This robotic fish was a final project for 2.74, Bio-Inspired Robotics, which I took in Fall 2015. (To my disappointment, we were not permitted to ride Prof. Kim’s cheetah robot in class, but we did get to work with a scaled-down model of the cheetah leg mechanism.)
One of the key principles emphasized in the class is that bio-inspired robots are not designed to replicate actual animals. Instead, they’re used for “principle extraction,” or isolating the mechanical principles underpinning a particular feature of the natural world. Once you’ve isolated the relevant principle — anything from the running gait of a cheetah to the mechanics of hummingbird hovering — and created a model of the system, building a physical robot allows for real-world validation of that model.
For our final project, our teams were instructed to choose an animal behavior, create a dynamic model, and experimentally test some aspect of our model using a physical robot. Among the topics other teams chose were how cats right themselves as they fall, how monkeys swing between branches, and how athletes throw objects; my team was particularly interested in the dynamics of fish swimming.
In still water, fish swim by undulating their bodies to amplify a fluid wave as they move through the water. In turbulent water, however, fish only engage the muscles near their head to control their position, and they don’t move the rest of their body. The fish musculoskeletal system passively responds to turbulence, so they gain a propulsive advantage and swim with minimal energy expenditure. This mechanism is so refined that even a dead fish will “swim” when placed in an artificial current, as shown in the video below:
This is completely counterintuitive and evolutionarily fascinating. It implies that a fish body can be modeled as a flexible object with some defined stiffness, and that the stiffness of the fish’s body will affect how efficient the swimming motion is.
For our project, we chose to study the effects of joint stiffness on the cost of transport of swimming. To simplify the model, we focused on the carangiform gait, a type of fish motion with very little head movement. Anguilliform fish (like eels) and subcarangiform fish (trout and salmon) swim by moving their entire body; this motion makes it difficult to constrain a robot without affecting the hydrodynamics. Thunniform fish (tuna, sharks) only use their tails, but their swimming relies heavily on vortex shedding and is difficult to model. Carangiform fish (trevally, mackerel) gave us a good balance of limited head movement and limited vortex shedding.
We modeled our fish as a system with three links and two joints, with motors actuating the joints so we could easily vary the joint stiffness. Beckett modeled the fish in MATLAB and ran gradient optimizations on the torque amplitude, spring stiffnesses (K1 and K2), and operating frequency. After running extensive simulations on various combinations of spring stiffnesses, he found that the cost of transport was minimized with a low K1 (the stiffness of the front spring) and a high K2 (the stiffness of the back spring).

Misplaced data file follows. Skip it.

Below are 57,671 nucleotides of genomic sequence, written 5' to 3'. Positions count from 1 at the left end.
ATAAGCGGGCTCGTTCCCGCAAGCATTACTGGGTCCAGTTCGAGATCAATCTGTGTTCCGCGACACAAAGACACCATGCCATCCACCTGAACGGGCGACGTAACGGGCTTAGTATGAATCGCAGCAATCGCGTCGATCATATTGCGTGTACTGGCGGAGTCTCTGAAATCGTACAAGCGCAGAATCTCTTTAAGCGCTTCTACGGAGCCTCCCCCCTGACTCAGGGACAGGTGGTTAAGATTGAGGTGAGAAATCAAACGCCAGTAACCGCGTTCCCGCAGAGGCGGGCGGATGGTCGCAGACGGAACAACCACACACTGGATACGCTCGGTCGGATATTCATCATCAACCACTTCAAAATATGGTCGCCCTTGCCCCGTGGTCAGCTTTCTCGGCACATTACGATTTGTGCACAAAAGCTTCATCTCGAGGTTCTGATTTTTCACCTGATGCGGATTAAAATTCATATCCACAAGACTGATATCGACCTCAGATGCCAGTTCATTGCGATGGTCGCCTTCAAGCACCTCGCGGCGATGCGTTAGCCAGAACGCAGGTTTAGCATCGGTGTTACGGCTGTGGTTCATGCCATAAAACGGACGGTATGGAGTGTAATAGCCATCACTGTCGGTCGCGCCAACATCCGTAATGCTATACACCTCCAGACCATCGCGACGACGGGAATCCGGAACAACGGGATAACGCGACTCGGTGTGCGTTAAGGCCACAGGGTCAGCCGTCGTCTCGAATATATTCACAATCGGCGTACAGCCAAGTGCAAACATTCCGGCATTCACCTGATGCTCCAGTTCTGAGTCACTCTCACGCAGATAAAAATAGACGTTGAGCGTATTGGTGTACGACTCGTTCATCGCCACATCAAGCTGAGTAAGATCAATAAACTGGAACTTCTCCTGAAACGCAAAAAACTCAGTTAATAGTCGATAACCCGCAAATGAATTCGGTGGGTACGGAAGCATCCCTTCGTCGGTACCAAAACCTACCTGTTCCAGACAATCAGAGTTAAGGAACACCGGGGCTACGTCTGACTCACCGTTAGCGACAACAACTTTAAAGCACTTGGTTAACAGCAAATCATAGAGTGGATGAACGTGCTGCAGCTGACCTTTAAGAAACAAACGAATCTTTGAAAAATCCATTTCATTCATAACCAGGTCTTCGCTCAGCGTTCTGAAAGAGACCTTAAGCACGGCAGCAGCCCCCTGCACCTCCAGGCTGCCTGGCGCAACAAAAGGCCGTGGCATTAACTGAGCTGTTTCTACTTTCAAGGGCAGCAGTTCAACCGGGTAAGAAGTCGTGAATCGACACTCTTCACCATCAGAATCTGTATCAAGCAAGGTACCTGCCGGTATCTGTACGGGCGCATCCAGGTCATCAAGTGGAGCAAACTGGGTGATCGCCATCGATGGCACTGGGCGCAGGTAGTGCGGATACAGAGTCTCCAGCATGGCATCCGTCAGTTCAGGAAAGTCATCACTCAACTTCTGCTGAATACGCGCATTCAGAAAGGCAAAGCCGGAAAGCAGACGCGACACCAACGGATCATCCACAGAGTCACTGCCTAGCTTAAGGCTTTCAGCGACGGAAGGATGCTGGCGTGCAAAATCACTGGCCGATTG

Once we had a model, it was time to validate it with real-world testing. Jennie set up our motor controllers and feedback system, and I set about building a fish. I picked an island jack as our “representative fish”; keeping the body shape of the robot fish close to that of an actual carangiform fish would help make our results realistic. All of the fish pieces were 3D-printed.
We used a belt system to drive the body and tail links, with the motors mounted safely out of the water on a rigid platform supported by two pontoons. The fish was suspended from a rigid strut, which was tapered to minimize vortex shedding.
To test our fish and collect data, we set up a fixed center platform in a pool. The fish was connected to the platform using a rigid boom, with the motor wires running through the boom and connecting to the microcontroller (in a drybox on top of the platform) via a slip ring. The fish was thus constrained to swim in circles, and we could easily measure the distance it swam. To measure the efficiency of various spring stiffness combinations, we set the spring stiffnesses appropriately and let the fish swim for a fixed length of time. We then recorded the distance it had covered in that time.
Our results were less clean than we would have liked because of issues with our encoder skipping counts (the fish kept smacking its tail into itself, which is not generally an efficient mode of swimming), but we did find that swimming cost of transport was minimized with a spring stiffness ratio (K1/K2) of 0.6. If we decide to take this further, we’d start by resolving the encoder issues, and then would look at the effects of a flexible vs. a rigid tail on the cost of transport.